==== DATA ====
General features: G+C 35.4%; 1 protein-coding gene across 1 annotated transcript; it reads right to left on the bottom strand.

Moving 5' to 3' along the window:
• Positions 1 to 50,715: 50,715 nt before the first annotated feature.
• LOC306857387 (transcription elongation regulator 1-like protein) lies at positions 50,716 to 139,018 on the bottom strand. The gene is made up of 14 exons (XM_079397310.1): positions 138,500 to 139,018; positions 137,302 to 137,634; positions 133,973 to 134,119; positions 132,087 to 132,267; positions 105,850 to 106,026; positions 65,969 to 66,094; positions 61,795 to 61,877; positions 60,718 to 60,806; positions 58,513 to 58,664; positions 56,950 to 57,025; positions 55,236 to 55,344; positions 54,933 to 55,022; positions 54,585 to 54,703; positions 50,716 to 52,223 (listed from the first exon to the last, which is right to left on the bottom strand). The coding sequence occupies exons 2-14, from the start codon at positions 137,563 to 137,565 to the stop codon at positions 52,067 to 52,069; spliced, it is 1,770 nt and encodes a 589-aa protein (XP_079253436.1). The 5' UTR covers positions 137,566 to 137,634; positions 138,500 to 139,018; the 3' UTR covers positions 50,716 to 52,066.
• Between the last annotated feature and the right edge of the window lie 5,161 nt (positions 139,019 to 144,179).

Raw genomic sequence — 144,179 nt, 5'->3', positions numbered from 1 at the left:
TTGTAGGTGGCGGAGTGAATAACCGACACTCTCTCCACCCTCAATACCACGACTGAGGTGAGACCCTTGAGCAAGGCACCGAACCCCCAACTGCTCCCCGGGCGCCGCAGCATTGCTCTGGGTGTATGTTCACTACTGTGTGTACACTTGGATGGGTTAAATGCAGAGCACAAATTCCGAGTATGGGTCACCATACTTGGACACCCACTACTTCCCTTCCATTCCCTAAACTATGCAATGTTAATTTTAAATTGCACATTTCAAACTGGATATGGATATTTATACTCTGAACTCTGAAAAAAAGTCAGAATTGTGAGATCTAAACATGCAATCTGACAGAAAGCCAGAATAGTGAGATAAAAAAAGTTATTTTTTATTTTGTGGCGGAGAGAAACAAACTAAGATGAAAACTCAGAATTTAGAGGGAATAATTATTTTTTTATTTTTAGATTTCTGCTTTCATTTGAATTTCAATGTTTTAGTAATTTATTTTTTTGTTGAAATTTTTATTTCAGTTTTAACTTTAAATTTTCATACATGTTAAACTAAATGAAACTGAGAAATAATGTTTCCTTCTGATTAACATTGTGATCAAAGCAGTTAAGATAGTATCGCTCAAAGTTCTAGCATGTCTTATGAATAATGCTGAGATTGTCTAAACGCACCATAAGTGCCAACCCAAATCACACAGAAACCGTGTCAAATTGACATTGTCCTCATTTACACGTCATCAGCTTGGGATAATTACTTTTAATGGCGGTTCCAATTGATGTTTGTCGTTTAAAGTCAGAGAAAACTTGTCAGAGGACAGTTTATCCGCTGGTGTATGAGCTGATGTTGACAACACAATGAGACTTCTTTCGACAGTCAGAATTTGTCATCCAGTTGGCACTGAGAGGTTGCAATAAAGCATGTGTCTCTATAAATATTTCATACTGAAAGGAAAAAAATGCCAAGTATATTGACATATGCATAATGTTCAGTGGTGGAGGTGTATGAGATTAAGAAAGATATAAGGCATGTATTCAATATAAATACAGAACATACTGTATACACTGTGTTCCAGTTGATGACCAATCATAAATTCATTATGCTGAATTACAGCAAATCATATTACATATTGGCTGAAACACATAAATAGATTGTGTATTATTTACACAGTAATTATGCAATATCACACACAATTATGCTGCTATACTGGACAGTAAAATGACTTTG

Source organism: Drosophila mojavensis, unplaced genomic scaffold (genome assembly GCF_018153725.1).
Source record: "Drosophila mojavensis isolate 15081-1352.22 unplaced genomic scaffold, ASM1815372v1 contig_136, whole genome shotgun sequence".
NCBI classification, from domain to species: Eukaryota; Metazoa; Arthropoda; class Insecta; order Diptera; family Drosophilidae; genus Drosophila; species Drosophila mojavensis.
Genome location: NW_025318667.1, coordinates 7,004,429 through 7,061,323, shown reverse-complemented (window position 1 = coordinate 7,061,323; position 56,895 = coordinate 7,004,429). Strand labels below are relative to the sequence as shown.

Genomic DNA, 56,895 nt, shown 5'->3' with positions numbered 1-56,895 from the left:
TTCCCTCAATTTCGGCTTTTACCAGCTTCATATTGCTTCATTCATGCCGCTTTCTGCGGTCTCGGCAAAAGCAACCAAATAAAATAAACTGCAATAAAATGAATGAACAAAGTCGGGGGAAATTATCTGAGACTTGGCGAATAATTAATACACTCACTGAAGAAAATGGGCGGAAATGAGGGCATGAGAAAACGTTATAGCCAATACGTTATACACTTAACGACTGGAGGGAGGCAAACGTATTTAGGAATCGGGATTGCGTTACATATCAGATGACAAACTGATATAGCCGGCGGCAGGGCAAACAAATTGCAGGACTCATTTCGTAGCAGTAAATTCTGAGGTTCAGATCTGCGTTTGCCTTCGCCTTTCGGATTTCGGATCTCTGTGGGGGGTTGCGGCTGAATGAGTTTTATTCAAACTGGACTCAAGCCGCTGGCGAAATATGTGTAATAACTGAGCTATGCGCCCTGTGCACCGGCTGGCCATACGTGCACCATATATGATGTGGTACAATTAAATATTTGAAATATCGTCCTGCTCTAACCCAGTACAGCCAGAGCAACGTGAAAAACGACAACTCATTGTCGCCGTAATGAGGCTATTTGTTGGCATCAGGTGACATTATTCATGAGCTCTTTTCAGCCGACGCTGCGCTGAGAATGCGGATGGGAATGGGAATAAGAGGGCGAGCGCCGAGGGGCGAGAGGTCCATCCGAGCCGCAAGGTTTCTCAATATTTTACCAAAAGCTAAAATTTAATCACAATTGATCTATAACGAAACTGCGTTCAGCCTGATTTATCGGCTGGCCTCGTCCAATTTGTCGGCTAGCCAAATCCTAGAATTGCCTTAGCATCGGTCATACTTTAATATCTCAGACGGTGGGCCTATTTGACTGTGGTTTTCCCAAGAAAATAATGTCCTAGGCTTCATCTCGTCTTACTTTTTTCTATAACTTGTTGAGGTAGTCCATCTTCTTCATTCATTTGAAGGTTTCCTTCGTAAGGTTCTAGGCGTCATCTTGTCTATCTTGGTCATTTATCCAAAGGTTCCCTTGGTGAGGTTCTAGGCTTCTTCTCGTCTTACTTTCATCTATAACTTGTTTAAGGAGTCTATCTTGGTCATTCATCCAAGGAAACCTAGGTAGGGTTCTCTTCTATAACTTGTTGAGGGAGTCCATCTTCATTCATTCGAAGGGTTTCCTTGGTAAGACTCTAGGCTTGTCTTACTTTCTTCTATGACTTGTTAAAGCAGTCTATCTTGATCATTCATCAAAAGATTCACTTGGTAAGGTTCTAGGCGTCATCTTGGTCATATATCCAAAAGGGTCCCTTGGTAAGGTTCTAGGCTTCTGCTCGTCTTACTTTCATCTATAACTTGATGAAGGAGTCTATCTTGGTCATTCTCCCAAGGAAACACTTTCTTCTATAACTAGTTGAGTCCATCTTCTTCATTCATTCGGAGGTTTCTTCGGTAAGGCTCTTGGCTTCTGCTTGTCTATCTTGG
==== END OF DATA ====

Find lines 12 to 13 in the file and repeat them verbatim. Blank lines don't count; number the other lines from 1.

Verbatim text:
Genomic DNA, 56,895 nt, shown 5'->3' with positions numbered 1-56,895 from the left:
TTCCCTCAATTTCGGCTTTTACCAGCTTCATATTGCTTCATTCATGCCGCTTTCTGCGGTCTCGGCAAAAGCAACCAAATAAAATAAACTGCAATAAAATGAATGAACAAAGTCGGGGGAAATTATCTGAGACTTGGCGAATAATTAATACACTCACTGAAGAAAATGGGCGGAAATGAGGGCATGAGAAAACGTTATAGCCAATACGTTATACACTTAACGACTGGAGGGAGGCAAACGTATTTAGGAATCGGGATTGCGTTACATATCAGATGACAAACTGATATAGCCGGCGGCAGGGCAAACAAATTGCAGGACTCATTTCGTAGCAGTAAATTCTGAGGTTCAGATCTGCGTTTGCCTTCGCCTTTCGGATTTCGGATCTCTGTGGGGGGTTGCGGCTGAATGAGTTTTATTCAAACTGGACTCAAGCCGCTGGCGAAATATGTGTAATAACTGAGCTATGCGCCCTGTGCACCGGCTGGCCATACGTGCACCATATATGATGTGGTACAATTAAATATTTGAAATATCGTCCTGCTCTAACCCAGTACAGCCAGAGCAACGTGAAAAACGACAACTCATTGTCGCCGTAATGAGGCTATTTGTTGGCATCAGGTGACATTATTCATGAGCTCTTTTCAGCCGACGCTGCGCTGAGAATGCGGATGGGAATGGGAATAAGAGGGCGAGCGCCGAGGGGCGAGAGGTCCATCCGAGCCGCAAGGTTTCTCAATATTTTACCAAAAGCTAAAATTTAATCACAATTGATCTATAACGAAACTGCGTTCAGCCTGATTTATCGGCTGGCCTCGTCCAATTTGTCGGCTAGCCAAATCCTAGAATTGCCTTAGCATCGGTCATACTTTAATATCTCAGACGGTGGGCCTATTTGACTGTGGTTTTCCCAAGAAAATAATGTCCTAGGCTTCATCTCGTCTTACTTTTTTCTATAACTTGTTGAGGTAGTCCATCTTCTTCATTCATTTGAAGGTTTCCTTCGTAAGGTTCTAGGCGTCATCTTGTCTATCTTGGTCATTTATCCAAAGGTTCCCTTGGTGAGGTTCTAGGCTTCTTCTCGTCTTACTTTCATCTATAACTTGTTTAAGGAGTCTATCTTGGTCATTCATCCAAGGAAACCTAGGTAGGGTTCTCTTCTATAACTTGTTGAGGGAGTCCATCTTCATTCATTCGAAGGGTTTCCTTGGTAAGACTCTAGGCTTGTCTTACTTTCTTCTATGACTTGTTAAAGCAGTCTATCTTGATCATTCATCAAAAGATTCACTTGGTAAGGTTCTAGGCGTCATCTTGGTCATATATCCAAAAGGGTCCCTTGGTAAGGTTCTAGGCTTCTGCTCGTCTTACTTTCATCTATAACTTGATGAAGGAGTCTATCTTGGTCATTCTCCCAAGGAAACACTTTCTTCTATAACTAGTTGAGTCCATCTTCTTCATTCATTCGGAGGTTTCTTCGGTAAGGCTCTTGGCTTCTGCTTGTCTATCTTGG